New report asks: how can we pay for the housing we need?
Published: 1 November 2011 | Author: Bernard Clarke
With the government expected to publish its housing strategy later this autumn, the Institute for Public Policy Research (IPPR) has published a timely paper on the challenges facing the housing sector and what can be done to increase the supply of homes. Called Build now or pay later? Funding New housing supply, the paper sets out to answer the key question: “If we are to increase housing supply, how are we to pay for it?”
The paper shows how the number of new homes built in the UK has dwindled in the past 20 years, even though demand for housing has continued to rise. It predicts there will be “four million additional households in England by 2025 as a result of population growth (for example, through immigration), demographic change (such as an ageing population) and social change (for example, an increasing divorce rate)”.
The IPPR believes these changes will contribute to a shortfall of 750,000 houses in England by 2025, with the worst mismatches between supply and demand in the greater south east, and particular pressure on social housing.
The report goes on to say that increasing the supply of housing is necessary to provide “secure, decent, affordable homes for the whole population” and that the only way to ensure we do not end up with the predicted shortfall would be to build 250,000 new homes – of the right sort and in the right place – every year for the next 15 years.
We agree with both the report’s analysis that there is an acute shortage of housing and with the assertion that the key challenge is to increase the supply of new homes.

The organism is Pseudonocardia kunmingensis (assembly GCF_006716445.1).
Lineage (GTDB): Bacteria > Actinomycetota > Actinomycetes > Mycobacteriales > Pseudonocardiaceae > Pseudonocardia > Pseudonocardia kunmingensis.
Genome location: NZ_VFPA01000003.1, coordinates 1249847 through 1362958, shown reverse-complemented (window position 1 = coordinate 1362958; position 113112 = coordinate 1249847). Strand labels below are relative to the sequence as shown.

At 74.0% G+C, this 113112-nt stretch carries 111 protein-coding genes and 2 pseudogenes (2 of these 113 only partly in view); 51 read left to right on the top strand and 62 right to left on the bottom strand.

The report looks at how the country could pay for what would amount to almost four million new homes over 15 years, and looks at some of the suggestions put forward to accomplish this. These include:
- increasing government investment in new homes;
- allowing local authorities to borrow off-balance sheet so that it does not add to the public sector borrowing requirement or count towards the national deficit;
- reforming housing associations;
- continuing private sector cross-subsidy of affordable homes;
- releasing land owned by central government;
- promoting community-led models; and
- reforming tax.
The report also suggests a reform long favoured by lenders, namely that “stamp duty could move from a slab system that bunches transactions to a marginal rate slice structure, similar to income tax.” The IPPR believes this would be fairer and generate greater tax revenues that could be channelled into new house-building.
The IPPR believes that three ideas for financing new housing, in particular, are worth exploring, considering the current political and economic environment:
- promoting institutional investment in building new homes;
- expanding the role of local authorities; and
- re-capitalising government spending on housing.
We agree with the IPPR that there is “no one silver bullet” to finance the building of enough new homes to guarantee that housing aspirations are fulfilled. Each of the measures referred to in the IPPR report has the potential to make a contribution. Ultimately, however, we need policy initiatives that enable lenders to contribute to the funding of housing, whether in owner-occupation or the private and social rented sectors.
The issue is a crucial one for lenders, and will be explored further in our mortgage lending and affordable housing conference, held in conjunction with the Homes and Communities Agency, on 29 November in Leeds.